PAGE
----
John Bush writes that he hopes no one objects if he raids the Gestalt corral from time to time. He hopes no one will demand that he go whole hog and become a Gestalt therapist, and he pays a compliment, saying he's a hard-nosed Behaviorist who finds something attractive in Gestalt therapy.
John - I'm okay and you're okay :-).
However, I'd like to offer a different metaphor. Let's say you take your friend driving, and he likes it because he's from Brian's outback and has never been in a car before. So, he watches you and thinks to himself, "There's not too much to this. When there's a red light, John steps on that peddle; he calls it the brake. When there's a green light, John steps on that peddle, and he calls it the gas. What fun!" One day, your friend decides to take the buggy for a ride all on his own. Once out on the road, he finds it rather thrilling. Being a creative sort, he even takes some initiative. He decides that if he comes to a green light he'll step on the brake, and if he comes to a red light he'll step on the gas - just to see what happens. Now, an experienced therapist would undoubtedly fall back on his or her own theory and "gut" if something went wrong at one of the intersections of process, and thereby avoid doing damage to the client. But what a way to drive!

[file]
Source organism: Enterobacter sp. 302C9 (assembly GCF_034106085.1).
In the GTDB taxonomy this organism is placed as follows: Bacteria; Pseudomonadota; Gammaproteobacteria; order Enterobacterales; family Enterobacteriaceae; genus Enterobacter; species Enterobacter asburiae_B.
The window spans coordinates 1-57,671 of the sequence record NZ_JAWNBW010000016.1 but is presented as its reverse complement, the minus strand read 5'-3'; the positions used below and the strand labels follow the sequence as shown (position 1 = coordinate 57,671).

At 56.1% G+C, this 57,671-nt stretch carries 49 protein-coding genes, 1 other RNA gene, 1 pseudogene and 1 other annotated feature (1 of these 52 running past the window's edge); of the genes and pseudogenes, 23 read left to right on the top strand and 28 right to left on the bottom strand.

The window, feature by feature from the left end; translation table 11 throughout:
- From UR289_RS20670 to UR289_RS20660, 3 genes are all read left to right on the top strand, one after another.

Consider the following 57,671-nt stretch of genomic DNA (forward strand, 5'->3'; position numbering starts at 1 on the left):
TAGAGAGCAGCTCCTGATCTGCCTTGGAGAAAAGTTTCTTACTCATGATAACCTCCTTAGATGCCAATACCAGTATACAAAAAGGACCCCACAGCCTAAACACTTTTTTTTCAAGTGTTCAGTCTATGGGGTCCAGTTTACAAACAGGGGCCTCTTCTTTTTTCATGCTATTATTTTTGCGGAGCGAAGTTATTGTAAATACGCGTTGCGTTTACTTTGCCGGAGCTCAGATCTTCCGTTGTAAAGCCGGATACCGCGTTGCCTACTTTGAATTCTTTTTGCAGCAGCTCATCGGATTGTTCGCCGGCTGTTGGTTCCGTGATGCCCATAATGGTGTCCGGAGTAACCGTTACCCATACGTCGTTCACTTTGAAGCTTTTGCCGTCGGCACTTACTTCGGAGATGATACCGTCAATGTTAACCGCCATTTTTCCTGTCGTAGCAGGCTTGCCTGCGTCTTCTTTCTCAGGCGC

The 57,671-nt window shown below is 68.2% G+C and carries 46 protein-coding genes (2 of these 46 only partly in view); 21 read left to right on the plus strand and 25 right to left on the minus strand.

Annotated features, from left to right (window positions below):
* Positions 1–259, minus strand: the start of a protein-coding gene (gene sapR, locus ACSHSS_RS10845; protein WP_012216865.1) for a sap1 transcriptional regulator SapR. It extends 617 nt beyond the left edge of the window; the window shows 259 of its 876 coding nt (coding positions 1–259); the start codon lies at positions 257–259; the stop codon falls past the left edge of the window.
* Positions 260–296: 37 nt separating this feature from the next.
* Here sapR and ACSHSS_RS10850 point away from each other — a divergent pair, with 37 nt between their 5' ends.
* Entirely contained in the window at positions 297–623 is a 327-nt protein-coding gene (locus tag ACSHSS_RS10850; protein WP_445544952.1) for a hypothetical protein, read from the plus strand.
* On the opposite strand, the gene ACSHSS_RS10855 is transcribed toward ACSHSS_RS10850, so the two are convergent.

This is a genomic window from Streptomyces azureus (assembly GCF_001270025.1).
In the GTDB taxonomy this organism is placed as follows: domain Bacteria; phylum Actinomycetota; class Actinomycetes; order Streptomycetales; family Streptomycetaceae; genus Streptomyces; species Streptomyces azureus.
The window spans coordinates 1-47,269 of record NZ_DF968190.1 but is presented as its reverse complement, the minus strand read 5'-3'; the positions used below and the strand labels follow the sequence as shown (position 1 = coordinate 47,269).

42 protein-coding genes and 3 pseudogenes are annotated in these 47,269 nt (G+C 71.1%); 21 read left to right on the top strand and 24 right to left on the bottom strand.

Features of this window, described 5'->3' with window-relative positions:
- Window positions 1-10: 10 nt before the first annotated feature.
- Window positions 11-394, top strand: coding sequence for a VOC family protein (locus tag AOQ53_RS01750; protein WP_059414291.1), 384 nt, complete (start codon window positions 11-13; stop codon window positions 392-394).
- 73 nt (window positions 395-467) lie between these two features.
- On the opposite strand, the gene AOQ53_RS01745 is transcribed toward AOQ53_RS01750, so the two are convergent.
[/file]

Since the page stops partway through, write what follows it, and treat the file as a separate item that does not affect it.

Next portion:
Another analogy would be of a carpenter trying to drive a nail with a plumbline. I'm not as confident that even an experienced therapist would utilize the tools to their best design without understanding the way they fit in Gestalt theory. When people say they've been doing Gestalt with their clients, they sometimes mean they tried some empty chair work, or they pointed to a jerking leg and told their client to give it a voice (or something similar). People may try using techniques associated with Gestalt therapy, and obviously something will happen. They'll tell themselves they either liked what happened, so they might use it again, or they didn't like it, in which case they'll say they tried Gestalt and it didn't work. I'd contend that they have not really tried Gestalt therapy; they may have beat the hell out of some nail, but they haven't tried Gestalt therapy.
The practice of Gestalt therapy really depends on an understanding of the theory, coupled with some expertise in application, which is accomplished through supervised training. The model of training is workshop-mentoring (in most cases, although in Europe it's much more part of the academic system). People usually spend at least three years in training before they become certified, and in the United States, that's granted through the Gestalt institute at which they trained. Often, these are post-doctorate in the sequence of a person's overall preparation.
Anyway, John. No, you don't have to become a Gestalt therapist, but you might want to invest in some good training so that you understand more of what you're doing when you take the buggy out for another ride.